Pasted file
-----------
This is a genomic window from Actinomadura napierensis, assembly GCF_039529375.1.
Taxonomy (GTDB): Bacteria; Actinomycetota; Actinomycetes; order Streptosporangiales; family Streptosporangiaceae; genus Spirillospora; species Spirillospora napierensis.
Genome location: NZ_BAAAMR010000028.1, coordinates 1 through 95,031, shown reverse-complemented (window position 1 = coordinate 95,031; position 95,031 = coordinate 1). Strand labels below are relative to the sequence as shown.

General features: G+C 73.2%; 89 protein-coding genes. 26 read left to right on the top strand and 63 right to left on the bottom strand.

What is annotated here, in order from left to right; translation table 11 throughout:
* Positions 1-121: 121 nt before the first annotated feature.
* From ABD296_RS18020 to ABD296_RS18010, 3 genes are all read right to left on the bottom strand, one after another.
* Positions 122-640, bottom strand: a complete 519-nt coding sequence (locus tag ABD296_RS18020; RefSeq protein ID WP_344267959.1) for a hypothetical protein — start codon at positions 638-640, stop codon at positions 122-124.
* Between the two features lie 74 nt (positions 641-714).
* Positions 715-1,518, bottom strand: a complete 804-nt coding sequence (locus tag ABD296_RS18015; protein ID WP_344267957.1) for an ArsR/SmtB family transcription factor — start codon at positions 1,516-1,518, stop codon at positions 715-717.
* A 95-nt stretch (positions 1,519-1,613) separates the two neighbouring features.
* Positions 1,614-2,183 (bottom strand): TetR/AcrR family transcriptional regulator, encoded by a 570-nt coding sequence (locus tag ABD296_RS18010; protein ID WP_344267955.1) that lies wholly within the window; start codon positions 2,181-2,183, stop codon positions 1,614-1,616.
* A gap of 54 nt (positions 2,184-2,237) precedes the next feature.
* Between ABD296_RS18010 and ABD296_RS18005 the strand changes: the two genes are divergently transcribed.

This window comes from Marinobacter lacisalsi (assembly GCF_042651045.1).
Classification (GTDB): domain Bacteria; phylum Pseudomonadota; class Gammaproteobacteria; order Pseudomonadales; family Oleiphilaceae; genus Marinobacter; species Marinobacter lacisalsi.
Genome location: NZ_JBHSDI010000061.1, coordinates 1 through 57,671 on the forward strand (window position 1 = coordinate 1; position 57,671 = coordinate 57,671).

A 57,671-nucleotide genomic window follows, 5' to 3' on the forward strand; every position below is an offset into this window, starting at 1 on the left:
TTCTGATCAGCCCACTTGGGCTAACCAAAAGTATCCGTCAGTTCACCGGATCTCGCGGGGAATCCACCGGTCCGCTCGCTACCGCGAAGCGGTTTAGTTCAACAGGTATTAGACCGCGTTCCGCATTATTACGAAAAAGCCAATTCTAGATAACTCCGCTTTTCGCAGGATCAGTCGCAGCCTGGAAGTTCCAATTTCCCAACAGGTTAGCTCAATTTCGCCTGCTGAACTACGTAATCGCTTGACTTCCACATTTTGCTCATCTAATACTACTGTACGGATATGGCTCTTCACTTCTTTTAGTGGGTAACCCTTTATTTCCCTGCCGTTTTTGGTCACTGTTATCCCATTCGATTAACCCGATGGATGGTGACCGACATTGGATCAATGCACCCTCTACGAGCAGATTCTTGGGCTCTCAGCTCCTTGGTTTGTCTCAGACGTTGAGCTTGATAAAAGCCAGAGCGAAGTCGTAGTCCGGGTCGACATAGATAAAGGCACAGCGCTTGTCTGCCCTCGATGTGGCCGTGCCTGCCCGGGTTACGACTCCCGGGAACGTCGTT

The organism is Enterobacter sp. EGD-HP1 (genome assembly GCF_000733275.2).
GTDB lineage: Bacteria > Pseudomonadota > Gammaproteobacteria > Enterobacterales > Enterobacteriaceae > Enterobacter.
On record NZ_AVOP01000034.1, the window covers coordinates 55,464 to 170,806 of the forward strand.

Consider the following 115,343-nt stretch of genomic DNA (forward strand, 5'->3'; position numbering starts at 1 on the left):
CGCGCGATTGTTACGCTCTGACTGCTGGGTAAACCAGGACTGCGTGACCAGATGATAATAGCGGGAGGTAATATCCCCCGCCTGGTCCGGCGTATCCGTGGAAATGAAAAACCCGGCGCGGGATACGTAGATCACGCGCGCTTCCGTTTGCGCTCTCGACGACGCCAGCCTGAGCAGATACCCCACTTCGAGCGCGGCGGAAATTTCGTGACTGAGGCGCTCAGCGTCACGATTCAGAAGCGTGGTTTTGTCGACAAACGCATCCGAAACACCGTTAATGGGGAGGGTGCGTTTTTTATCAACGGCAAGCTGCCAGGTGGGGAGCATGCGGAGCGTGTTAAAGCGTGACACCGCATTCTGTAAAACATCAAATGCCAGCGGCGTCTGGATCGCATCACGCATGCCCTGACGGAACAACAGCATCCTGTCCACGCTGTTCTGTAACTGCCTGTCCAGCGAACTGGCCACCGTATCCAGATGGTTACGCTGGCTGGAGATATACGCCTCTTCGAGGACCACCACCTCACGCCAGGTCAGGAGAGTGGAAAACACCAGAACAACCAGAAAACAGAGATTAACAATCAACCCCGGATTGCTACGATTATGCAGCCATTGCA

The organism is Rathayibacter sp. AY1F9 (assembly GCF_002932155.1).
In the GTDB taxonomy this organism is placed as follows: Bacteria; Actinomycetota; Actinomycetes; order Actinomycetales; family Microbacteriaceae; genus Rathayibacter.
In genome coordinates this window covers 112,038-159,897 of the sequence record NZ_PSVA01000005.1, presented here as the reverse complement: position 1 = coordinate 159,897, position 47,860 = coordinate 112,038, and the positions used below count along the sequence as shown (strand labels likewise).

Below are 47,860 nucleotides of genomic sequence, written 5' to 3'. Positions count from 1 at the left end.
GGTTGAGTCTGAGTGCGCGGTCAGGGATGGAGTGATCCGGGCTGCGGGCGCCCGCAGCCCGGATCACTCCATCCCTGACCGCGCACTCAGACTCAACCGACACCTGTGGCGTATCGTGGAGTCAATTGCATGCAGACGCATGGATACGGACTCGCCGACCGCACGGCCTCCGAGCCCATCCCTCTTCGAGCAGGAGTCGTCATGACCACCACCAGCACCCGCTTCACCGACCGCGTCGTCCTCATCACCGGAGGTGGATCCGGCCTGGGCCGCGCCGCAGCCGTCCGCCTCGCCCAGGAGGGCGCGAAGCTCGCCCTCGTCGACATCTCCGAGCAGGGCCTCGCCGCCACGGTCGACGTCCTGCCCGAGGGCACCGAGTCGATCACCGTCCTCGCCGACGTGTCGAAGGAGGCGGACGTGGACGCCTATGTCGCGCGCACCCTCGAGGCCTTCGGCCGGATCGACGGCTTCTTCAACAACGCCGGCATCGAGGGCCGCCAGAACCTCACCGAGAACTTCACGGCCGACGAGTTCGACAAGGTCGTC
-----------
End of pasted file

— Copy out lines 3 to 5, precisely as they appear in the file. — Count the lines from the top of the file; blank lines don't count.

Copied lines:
Genome location: NZ_BAAAMR010000028.1, coordinates 1 through 95,031, shown reverse-complemented (window position 1 = coordinate 95,031; position 95,031 = coordinate 1). Strand labels below are relative to the sequence as shown.

General features: G+C 73.2%; 89 protein-coding genes. 26 read left to right on the top strand and 63 right to left on the bottom strand.

What is annotated here, in order from left to right; translation table 11 throughout: